When NCAA president Mark Emmert slammed Penn State with sanctions in the wake of the Jerry Sandusky scandal, he fulminated against campus cultures in which "sports themselves can become too big to fail." Now, like many a big Wall Street bank in recent years, PSU is asking itself, How much is our malfeasance going to cost?
The answer is unclear. What's known is that the school must pay an unprecedented $60 million fine which cannot be financed by cutting money from other sports. The NCAA noted that the penalty amount is equal to a year of the Nittany Lions' gross football revenue, but the financial hit will be felt across PSU athletics. U.S. Department of Education data reveals that the $60 million is almost equal to two years of the athletic department's net income, which was reportedly $31.6 million in 2010--11. Then there is the four-year postseason bowl ban, which will cost Penn State its share of Big Ten conference bowl revenue—a loss of $13 million.
There will also be other, less easily quantifiable costs to Penn State's bottom line. Last week Wall Street rating agency Moody's Investors Service announced that the university could receive a credit downgrade because of concerns about weaknesses in the school's management and governance practices. Penn State currently has Moody's second-highest rating and approximately $1 billion in outstanding bonds. A downgrade would make it more difficult for the institution to borrow money.
In addition, corporate sponsors have begun distancing themselves from Penn State, which less than a year ago was one of the most pristine brands in sports. A day after the Freeh Report was made public, State Farm announced it "will not directly support Penn State football this year" and will pull all ads from PSU home games. (State Farm declined to provide monetary figures to SI.) General Motors spokesman Pat Morrissey said the automaker is also reconsidering its university sponsorship.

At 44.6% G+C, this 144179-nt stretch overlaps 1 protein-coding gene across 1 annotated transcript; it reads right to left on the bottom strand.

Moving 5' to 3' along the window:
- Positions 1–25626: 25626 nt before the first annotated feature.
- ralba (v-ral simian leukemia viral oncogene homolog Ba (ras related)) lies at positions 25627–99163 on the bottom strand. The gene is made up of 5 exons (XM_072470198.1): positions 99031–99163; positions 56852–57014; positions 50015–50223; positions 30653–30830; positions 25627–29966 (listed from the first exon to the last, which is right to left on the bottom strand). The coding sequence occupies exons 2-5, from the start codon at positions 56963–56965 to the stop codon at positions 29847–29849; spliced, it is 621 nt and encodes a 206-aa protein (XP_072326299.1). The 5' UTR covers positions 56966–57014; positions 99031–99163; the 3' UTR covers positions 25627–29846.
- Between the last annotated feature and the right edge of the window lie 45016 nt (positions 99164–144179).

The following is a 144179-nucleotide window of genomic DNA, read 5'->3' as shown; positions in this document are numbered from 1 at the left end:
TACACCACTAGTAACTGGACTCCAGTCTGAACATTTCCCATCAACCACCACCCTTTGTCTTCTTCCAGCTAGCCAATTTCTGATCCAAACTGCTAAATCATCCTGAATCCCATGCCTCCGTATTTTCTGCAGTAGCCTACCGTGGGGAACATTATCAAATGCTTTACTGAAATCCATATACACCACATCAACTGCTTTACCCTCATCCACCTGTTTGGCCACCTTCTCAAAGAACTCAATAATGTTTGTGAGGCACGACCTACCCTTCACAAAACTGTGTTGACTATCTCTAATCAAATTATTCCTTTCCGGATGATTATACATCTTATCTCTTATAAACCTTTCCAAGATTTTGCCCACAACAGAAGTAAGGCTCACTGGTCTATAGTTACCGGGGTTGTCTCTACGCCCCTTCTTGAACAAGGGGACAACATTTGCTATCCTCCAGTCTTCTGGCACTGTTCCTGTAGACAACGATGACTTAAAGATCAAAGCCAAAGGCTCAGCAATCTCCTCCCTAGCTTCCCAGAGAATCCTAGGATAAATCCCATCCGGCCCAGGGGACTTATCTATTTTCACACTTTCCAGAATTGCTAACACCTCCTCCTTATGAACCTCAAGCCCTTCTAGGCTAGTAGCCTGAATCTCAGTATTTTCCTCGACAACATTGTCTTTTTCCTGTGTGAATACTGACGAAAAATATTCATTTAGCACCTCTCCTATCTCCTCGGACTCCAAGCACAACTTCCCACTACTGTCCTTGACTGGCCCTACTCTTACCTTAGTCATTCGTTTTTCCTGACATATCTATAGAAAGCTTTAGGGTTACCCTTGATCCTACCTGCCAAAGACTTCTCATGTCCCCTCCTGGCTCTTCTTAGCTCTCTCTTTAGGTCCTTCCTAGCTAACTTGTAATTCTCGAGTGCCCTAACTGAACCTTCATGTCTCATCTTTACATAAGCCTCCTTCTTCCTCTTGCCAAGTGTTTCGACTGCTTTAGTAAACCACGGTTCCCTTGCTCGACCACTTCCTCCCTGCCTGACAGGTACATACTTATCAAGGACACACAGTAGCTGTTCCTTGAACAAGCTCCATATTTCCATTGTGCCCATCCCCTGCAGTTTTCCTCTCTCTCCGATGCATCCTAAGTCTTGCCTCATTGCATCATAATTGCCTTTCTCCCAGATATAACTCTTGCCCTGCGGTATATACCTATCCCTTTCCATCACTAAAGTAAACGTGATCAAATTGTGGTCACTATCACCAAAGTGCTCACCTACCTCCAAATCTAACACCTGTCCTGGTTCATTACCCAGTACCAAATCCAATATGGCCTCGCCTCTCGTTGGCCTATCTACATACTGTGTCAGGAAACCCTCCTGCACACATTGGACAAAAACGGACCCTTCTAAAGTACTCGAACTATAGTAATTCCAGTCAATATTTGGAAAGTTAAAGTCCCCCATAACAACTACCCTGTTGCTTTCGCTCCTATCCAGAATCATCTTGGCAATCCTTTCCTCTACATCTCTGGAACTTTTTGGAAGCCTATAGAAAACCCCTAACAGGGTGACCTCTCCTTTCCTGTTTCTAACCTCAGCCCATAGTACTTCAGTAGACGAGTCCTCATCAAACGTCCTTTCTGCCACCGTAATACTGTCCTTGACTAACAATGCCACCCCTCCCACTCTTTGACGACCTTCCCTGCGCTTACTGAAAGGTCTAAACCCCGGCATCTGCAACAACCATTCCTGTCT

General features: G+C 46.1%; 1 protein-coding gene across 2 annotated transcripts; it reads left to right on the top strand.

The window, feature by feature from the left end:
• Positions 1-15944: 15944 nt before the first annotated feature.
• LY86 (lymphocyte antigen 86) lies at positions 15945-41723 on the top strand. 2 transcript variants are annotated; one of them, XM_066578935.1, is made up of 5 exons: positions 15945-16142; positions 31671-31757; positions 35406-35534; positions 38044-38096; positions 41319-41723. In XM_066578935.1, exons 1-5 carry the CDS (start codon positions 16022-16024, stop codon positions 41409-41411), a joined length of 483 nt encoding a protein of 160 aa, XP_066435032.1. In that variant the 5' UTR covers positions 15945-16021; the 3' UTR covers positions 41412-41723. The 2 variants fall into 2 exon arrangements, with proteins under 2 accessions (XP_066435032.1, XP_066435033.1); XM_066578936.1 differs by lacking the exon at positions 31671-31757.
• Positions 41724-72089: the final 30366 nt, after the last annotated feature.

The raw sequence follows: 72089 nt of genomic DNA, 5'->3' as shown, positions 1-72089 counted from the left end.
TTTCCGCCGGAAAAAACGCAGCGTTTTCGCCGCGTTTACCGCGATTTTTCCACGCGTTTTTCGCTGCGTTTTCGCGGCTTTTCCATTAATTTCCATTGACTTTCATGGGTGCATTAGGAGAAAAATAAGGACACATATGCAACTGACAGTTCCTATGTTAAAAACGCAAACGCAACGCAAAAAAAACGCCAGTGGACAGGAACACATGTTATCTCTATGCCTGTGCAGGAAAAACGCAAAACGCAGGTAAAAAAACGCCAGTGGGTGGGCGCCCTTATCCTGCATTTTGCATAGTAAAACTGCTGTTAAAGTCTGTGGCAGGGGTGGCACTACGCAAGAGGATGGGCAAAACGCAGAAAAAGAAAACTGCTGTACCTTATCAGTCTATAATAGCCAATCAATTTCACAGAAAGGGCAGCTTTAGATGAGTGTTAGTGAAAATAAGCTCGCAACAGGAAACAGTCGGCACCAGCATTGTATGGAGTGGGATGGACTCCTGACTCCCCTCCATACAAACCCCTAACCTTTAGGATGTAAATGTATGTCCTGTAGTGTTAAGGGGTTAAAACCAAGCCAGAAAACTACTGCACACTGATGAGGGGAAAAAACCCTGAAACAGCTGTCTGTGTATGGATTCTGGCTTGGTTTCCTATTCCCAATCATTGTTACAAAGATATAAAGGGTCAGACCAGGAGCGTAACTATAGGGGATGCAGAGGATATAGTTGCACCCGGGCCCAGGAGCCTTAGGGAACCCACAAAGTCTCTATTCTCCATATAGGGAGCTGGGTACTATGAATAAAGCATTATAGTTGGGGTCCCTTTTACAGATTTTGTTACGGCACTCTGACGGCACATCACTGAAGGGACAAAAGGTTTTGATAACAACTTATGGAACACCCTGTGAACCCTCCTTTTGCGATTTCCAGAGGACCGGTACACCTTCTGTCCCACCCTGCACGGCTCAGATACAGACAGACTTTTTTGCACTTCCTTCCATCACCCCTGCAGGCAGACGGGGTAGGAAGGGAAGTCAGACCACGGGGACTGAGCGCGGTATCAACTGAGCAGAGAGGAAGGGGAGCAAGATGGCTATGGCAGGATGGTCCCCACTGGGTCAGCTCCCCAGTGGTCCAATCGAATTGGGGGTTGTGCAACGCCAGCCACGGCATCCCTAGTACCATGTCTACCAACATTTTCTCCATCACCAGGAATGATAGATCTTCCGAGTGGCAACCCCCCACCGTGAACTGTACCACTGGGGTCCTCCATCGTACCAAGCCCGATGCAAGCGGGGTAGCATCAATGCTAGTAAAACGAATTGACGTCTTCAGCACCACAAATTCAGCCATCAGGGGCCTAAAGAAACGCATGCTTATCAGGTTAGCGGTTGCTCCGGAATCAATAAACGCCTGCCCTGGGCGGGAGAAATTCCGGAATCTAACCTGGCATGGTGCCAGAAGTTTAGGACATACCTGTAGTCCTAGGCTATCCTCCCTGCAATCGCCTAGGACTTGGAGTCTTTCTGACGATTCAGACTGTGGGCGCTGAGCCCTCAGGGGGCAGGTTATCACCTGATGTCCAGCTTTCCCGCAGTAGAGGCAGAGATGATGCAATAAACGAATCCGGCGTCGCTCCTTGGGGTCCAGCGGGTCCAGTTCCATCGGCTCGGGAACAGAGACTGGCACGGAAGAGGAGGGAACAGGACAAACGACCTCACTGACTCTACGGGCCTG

Still, the most pressing concern for the university may be the tens of millions of dollars that it could end up paying in civil suits to Sandusky's victims. (So far, only Victim 2 has indicated that he will be suing the university.) PSU is currently in a legal battle with Pennsylvania Manufacturers' Association Insurance Company, its primary liability insurer, over who will be on the hook to pay any settlements.
The Department of Education is also investigating Penn State for possible violations of the Clery Act, which requires colleges that participate in federal financial aid programs to collect and disclose information about on-campus crimes. The Freeh Report found that PSU administrators failed to have a compliance plan in place for the law. If the DOE finds that the school violated the Clery Act, it could revoke the $660 million the school receives annually in federal student aid. No school has ever lost that aid.
There is one area in which the PSU faithful can control the school's financial fate: donorship. Over the last fiscal year, during the height of the Sandusky scandal, university donations totaled $208 million, the second-highest total ever. The Nittany Lion Club booster group also collected $82.4 million in 2011. Still, athletic director Dave Joyner seems to be preparing for the worst. Abandoning metaphor for clarity, Joyner sent a mass e-mail to club members last week stating, "I need your help."
ALUMNI DONATIONS 2011--12
(second-highest annual total in school history)
COLLECTED BY NITTANY LION CLUB BOOSTER GROUP IN 2011
(almost twice annual net income for all PSU athletics)
IN FORFEITED BIG TEN BOWL REVENUE OVER NEXT FOUR YEARS
HOW MUCH WILL BE OWED IN CIVIL LAWSUIT PAYOUTS?
WILL INSURANCE COVER LEGAL LOSSES?
WILL FEDERAL STUDENT AID BE REVOKED?
WILL FOOTBALL ATTENDANCE AND STUDENT APPLICATIONS DECREASE?
PHOTO ILLUSTRATION BY SI IMAGING; WALKER AND WALKER/GETTY IMAGES